Tech Century, an engineering and technology news website published by the Engineering Society of Detroit, reported on Michigan Tech’s Department of Mechanical Engineering-Engineering Mechanics being chosen by the National Science Foundation (NSF) as one of five nationwide to participate in a new program designed to increase diversity among undergraduate mechanical engineering students (see article: “Michigan Tech 1 of 5 Universities Chosen to Help Improve Diversity in Mechanical Engineering Education”).

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Patrick McCabe applies his ME-EM education as entrepreneur

PMcC_4652-150x202aMichigan Technological University is renowned for their prestigious engineering program as they prepare students to enter a disorganized world with the tools and capabilities to make a constructive difference. Today, green technologies bring innovation and change into our daily lives; and, Michigan Tech alumnus Patrick McCabe continues to utilize his strong engineering background, along with his brilliant entrepreneurial skills to redefine the solar industry.

Patrick is COO and co-founder of GreenLancer, a Detroit-based startup company that utilizes an e-commerce platform to produce high-quality solar design documents. Creating solar designs may seem simple on the surface, but the innovative combination of engineering and virtual manufacturing allows GreenLancer to actively compete with the traditional brick and mortar design firms.

Upon graduating with his BSME degree, Patrick moved to Salt Lake City, then to San Diego to pursue a job in the solar industry. He began to work from home as a freelancer, but that wasn’t enough. Alas, GreenLancer emerged, originally named Stellar PV. Pat, along with a few friends, traveled across the country doing web-based design work for solar electricity companies. After several years on the road, Pat decided to bring the work back to Detroit in hopes of redefining manufacturing and the working class, both of which have plagued the city’s reputation in the past.

The idea of cultivating a remote workforce, managing workflow, and streamlining processes via technology began to attract attention from the city’s evolving tech start-up scene. Through family and friends, Patrick was able to raise $50,000 to bring the company to Bizdom, a start-up incubator on the heart of Detroit. There, generous investors gave an initial investment of $1 million to continue the advancement GreenLancer. In April of 2015, the company finished raising a Series B funding of $5 million from new and existing investors. The trajectory of GreenLancer and its concept is moving upward from solar to potentially all green technologies.

Patrick applauds Michigan Technological University for challenging him during his academic career. “I’m grateful for the education I received at Michigan Tech as it has helped to propel my achievements,” Patrick stated. Similarly, “It is exciting to see fellow alumni contributing to solving problems across the world.” Pat is looking forward to watching the continued success of the engineering program at Michigan Tech.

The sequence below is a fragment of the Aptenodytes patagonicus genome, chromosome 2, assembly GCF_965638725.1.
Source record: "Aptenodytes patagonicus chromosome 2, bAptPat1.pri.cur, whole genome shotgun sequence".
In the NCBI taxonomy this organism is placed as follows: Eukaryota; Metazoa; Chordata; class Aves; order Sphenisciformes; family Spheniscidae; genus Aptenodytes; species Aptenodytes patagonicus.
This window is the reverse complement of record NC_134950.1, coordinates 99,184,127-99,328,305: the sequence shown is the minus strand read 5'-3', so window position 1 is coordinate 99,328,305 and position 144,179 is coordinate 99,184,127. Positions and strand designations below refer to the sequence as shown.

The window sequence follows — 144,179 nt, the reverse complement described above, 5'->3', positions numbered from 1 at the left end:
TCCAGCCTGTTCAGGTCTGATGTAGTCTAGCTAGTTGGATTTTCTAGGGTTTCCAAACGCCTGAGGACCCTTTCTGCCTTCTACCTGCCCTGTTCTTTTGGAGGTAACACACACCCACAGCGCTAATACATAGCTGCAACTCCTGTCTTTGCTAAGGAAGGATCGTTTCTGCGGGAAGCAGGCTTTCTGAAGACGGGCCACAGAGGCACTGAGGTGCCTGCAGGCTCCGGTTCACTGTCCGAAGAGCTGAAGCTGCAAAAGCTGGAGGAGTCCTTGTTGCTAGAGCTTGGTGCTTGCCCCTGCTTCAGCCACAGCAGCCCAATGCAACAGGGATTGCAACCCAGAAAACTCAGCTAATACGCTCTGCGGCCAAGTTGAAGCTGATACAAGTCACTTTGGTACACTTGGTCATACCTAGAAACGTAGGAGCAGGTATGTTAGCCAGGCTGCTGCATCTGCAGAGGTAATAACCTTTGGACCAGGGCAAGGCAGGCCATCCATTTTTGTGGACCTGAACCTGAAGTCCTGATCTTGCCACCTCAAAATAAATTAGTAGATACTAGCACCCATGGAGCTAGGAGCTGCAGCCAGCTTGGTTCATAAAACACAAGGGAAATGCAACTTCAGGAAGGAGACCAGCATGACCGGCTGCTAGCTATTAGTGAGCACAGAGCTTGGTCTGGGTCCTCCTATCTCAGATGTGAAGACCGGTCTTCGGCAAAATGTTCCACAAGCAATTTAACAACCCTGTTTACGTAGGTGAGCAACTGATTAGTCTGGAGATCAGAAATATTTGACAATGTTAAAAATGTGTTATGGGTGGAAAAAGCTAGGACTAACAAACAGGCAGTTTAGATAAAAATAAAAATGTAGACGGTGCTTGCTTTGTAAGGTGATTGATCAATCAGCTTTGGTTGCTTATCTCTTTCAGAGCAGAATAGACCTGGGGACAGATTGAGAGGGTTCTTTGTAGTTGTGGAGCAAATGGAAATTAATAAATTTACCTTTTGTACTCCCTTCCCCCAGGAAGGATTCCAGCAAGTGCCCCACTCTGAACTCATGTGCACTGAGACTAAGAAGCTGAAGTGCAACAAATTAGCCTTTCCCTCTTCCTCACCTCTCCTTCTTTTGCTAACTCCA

Article about GreenLancer

“GreenLancer raises Series B funding round of $5 million, expands in Detroit” Article from Crain’s Detroit

“Patrick McCabe, 29: CEO and co-founder, GreenLancer Energy Inc., Detroit” (Article from Crain's Detroit)

For more information about GreenLancer, please visit

Nina Mahmoudian Receives a Young Investigator Program Award from Office of Naval Research

image123120-horizOnly 36 faculty across the US were invited to join the Young Investigator Program (YIP) from the Office of Naval Research this year; additionally, only a small percent of faculty receive the CAREER Award from the National Science Foundation (NSF). Nina Mahmoudian, an assistant professor of mechanical engineering-engineering mechanics at Michigan Technological University, is one of a select few to receive both in the same year.

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ME-EM Hosts High Voltage/Temperature Materials and Structures (HVT) Meeting

Odegard2The week of May 18th ME-EM hosted the semi-annual NSF I/UCRC Industrial Advisory Board meeting for the Center for Novel High Voltage/Temperature Materials and Structures (HVT). The meeting was organized by Site Director Greg Odegard (ME-EM) and Co-Directors Julie King (ChE) and Paul Sanders (MSE).

The meeting was attended by 46 faculty, graduate students and Industrial Advisory Board members from Michigan Tech’s Departments of Mechanical Engineering-Engineering Mechanics, Chemical Engineering and Materials Science Engineering; University of Denver, University of Illinois Urbana-Champagne and Boeing, Bonneville Power Administration, BP, CTC Global, General Cable, John Crane Inc. Global, Lockheed Martin Space Systems, Southwire Company and Western Area Power Administration.